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Let $f(n)$ denote the number of bit strings. (Words from the alphabet $\{0,1\}$) of length $n$ which do not contain three consecutive zeros. How would you write a linear recurrence of order 3 with adequate initial conditions for $f(n)$. Also need to verify it gives the correct answer for $n = 6$. How would you approach this ?

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Hint: Let $b(n)$ be the number of such strings whose last bit is $0$, and $c(n)$ the number whose last two bits are $0$. It's easy to write $f(n+1)$, $b(n+1)$ and $c(n+1)$ in terms of $f(n)$, $b(n)$ and $c(n)$. Then write everything in terms of $f$.

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  • $\begingroup$ I just don't understand this part " f(n) denote the number of bit strings, words from the alphabet{0,1} $\endgroup$ – M.Jones May 24 '17 at 21:47
  • $\begingroup$ For example, in the case $n=3$ the allowed bit strings are $001$, $010$, $011$, $100$, $101$, $110$, $111$. $\endgroup$ – Robert Israel May 24 '17 at 22:25
  • $\begingroup$ Ahh that makes sense ! $\endgroup$ – M.Jones May 24 '17 at 22:28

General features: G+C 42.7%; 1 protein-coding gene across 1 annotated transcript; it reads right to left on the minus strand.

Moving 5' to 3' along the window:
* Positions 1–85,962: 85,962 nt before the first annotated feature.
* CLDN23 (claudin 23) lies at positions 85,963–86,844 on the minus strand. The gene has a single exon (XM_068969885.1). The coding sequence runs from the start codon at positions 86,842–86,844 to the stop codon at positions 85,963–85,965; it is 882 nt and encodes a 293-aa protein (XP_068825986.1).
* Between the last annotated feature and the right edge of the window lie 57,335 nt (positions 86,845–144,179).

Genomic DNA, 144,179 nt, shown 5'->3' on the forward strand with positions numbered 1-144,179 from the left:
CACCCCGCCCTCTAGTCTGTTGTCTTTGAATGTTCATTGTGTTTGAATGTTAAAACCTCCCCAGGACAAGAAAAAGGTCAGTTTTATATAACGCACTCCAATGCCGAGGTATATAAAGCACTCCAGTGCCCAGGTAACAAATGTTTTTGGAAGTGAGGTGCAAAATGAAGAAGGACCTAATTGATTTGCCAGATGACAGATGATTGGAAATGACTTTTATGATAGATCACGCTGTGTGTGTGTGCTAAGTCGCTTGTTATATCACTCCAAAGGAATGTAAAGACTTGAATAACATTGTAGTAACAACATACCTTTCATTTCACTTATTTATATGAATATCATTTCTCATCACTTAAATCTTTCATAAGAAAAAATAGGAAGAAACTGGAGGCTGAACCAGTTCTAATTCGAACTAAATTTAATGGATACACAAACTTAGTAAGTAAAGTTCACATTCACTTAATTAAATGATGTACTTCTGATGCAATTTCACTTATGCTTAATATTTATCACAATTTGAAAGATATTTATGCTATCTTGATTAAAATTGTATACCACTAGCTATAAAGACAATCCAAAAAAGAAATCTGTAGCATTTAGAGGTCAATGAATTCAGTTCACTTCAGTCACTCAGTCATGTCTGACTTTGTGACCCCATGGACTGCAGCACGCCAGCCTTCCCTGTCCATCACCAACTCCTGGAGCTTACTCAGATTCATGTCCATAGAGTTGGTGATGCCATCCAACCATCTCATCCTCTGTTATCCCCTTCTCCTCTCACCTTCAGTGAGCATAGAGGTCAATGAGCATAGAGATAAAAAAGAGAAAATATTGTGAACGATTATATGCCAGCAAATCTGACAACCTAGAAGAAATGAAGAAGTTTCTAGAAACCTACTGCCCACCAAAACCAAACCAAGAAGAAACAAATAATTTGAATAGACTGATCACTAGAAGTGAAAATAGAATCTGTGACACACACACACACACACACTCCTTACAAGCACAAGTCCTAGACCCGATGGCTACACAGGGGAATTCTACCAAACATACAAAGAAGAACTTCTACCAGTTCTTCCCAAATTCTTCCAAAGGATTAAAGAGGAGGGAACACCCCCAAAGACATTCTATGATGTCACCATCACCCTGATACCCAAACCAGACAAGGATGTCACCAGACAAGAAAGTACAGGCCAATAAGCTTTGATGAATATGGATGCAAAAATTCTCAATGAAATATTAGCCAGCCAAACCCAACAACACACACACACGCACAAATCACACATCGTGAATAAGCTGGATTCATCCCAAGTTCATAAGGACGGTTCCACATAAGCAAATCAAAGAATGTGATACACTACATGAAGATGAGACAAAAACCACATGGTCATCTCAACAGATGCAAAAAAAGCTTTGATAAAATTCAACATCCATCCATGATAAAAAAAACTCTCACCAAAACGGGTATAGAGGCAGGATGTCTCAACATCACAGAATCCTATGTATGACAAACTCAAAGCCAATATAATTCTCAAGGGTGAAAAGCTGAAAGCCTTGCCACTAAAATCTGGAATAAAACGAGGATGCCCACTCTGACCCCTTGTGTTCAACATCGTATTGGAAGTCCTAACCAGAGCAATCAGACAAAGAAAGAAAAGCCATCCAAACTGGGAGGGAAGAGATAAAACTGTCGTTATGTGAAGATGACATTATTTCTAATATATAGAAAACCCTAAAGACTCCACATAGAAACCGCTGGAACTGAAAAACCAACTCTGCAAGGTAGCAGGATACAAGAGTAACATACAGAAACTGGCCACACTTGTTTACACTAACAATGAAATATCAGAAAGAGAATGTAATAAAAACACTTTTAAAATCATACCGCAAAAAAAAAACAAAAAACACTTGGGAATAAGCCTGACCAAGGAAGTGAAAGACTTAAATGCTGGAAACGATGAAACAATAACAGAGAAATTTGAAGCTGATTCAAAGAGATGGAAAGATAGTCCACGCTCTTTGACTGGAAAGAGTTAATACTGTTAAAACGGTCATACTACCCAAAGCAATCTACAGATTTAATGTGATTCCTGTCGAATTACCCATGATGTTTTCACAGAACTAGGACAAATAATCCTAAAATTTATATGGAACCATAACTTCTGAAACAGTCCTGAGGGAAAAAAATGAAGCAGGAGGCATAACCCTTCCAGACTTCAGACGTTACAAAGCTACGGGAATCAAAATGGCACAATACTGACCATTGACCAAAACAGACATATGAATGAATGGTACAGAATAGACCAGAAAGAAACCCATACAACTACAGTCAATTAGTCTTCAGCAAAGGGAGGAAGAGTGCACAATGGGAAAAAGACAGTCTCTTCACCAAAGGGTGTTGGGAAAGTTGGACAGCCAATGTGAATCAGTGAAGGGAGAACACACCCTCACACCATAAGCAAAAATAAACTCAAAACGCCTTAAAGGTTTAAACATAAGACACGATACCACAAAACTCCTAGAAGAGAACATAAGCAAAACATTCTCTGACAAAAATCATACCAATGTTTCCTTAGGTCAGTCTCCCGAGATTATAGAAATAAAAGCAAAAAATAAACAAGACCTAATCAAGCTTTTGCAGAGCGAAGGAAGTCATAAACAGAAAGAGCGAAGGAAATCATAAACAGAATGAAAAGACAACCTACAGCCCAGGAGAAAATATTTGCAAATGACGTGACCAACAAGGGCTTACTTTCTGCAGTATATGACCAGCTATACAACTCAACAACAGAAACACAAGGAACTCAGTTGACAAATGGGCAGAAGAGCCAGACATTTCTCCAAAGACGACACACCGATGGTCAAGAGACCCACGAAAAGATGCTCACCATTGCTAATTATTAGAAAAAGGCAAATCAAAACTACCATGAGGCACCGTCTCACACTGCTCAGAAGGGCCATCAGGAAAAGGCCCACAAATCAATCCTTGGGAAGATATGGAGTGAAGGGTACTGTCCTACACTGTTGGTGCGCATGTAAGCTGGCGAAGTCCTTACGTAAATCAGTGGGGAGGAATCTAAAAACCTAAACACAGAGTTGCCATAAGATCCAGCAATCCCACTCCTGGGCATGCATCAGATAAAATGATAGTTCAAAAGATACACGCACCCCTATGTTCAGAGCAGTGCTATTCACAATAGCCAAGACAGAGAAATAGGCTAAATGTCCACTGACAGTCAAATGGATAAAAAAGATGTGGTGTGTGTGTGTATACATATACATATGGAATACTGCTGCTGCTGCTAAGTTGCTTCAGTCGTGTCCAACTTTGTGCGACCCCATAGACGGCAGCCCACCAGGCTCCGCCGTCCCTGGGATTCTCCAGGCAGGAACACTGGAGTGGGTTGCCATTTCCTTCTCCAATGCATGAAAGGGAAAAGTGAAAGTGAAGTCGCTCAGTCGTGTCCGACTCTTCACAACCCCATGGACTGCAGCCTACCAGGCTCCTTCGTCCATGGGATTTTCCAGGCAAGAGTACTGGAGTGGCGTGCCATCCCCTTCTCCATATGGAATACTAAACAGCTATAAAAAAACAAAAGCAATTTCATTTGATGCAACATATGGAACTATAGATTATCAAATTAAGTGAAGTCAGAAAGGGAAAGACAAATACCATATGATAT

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see f(1) = 2, f(2) = 4 and f(3) = 7. from n$\geq$4 onwards, we have to think. Hmm..

f(n-1) might not have any zeros at the end of it, or one zero at the end, or two zeros at the end. Depending on that we can do certain things to each of them and that should give you a recurrence relation.

For example, if f(n-1) has no zeros at the end then we can either append a 0 or 1 at the end and get two times the string given by the f(n-1).

for other two, you can do adjustments accordingly and reach a recurrence involving three terms.

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  • $\begingroup$ how does f(3) = 7 ? $\endgroup$ – M.Jones May 24 '17 at 21:32
  • $\begingroup$ or is that just an assumption $\endgroup$ – M.Jones May 24 '17 at 21:33
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    $\begingroup$ when we try to make a string out of {0,1} of length three, we have three choices for each spot but want to rule of 000, hence 2*2*2-1 = 7 $\endgroup$ – HumbleStudent May 24 '17 at 22:17

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